Pakistan businesses want trade barriers to India cutDecember 7th, 2011 - 8:49 pm ICT by IANS
New Delhi, Dec 7 (IANS) Pakistan’s business leaders have called for minimisation of tariff and non-tariff barriers with India and treating it as a “routine trade partner.”
“India and Pakistan are keen to start new trade regime and minimise non-tariff barriers,” said Irfan Qaiser Sheikh, president of the Lahore Chamber of Commerce and Industry, here.
Sheikh is leading a business delegation to India. The delegation includes representatives from the textiles, fabrics, gems and jewellery, commercial banking and services sectors.
Sheikh, addressing an interactive session organised by the PHD Chamber here, said the objective of bringing the delegation was to explore new trade avenues between India and Pakistan.
Many important issues, including the need for a better mobile connectivity to improve communication for business and trade, relay of television channels and allowing Pakistani programmes to be telecast in India, opening up of bank branches on reciprocal basis, were discussed during a meeting of business leaders of the two countries, according to a statement released by PHD Chamber Wednesday.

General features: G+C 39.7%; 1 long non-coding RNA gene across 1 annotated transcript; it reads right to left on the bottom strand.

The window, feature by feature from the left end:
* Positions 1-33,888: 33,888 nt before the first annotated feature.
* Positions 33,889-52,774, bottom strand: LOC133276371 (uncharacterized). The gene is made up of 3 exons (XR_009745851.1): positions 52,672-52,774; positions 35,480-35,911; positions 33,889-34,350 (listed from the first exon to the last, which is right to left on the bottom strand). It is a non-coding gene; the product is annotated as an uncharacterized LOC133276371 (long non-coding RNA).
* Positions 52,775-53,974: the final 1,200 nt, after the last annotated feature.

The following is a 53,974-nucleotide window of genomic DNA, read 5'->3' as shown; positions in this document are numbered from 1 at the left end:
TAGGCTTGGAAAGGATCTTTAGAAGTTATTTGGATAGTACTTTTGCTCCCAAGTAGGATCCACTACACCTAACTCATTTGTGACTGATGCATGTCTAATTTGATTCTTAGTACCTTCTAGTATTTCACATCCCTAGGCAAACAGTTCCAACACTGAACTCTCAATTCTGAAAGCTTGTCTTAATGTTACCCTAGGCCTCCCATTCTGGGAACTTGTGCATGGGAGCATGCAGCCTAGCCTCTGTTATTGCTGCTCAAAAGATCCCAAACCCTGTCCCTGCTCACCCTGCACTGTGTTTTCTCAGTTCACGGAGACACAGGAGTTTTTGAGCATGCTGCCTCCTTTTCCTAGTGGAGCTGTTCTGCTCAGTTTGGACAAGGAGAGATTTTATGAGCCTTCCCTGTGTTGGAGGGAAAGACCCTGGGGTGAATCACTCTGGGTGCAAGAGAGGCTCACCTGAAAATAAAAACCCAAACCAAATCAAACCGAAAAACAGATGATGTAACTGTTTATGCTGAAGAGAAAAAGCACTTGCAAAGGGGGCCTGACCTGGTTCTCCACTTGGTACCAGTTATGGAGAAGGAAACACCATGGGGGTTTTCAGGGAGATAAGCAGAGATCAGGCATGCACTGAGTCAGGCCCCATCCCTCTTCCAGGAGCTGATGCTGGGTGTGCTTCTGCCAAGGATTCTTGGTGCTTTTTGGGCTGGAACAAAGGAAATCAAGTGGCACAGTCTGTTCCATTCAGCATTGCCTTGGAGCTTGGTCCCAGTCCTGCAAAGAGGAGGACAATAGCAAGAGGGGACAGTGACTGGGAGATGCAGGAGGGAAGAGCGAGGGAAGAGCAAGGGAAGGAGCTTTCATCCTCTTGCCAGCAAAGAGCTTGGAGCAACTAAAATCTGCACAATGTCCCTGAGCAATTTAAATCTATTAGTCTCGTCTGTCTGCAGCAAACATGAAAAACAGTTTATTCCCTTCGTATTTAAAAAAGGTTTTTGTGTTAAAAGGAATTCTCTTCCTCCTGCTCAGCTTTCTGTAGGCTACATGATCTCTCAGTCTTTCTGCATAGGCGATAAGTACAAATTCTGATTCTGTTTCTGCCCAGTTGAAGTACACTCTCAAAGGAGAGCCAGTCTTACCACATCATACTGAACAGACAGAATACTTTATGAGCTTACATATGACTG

India and Pakistan target to double their bilateral trade to $6 billion in the next three years from the current $2.7 billion.
Pakistan’s major exports to India include vegetables, fruits and nuts, cotton, mineral fuels, salt, lime and cement, but the value of these items contribute to a miniscule share of India’s total imports.
Sheikh said a major portion of these items was imported by India from other countries to meet its the requirements. He urged India to reduce informal trade with other countries, which would benefit in terms of cost as well as time.
“Pakistan would be keen to import dairy products, tea, dyeing extracts, chemical and rubber products from India,” Sheikh said.
Salil Bhandari, president of PHD Chamber, pointed out that the two countries enjoy cultural, social and economic similarities apart from geographical proximity, which can go a long way in strengthening bilateral economic relations.
“There is a need to reduce the trust deficit between the people of India and Pakistan,” he said.
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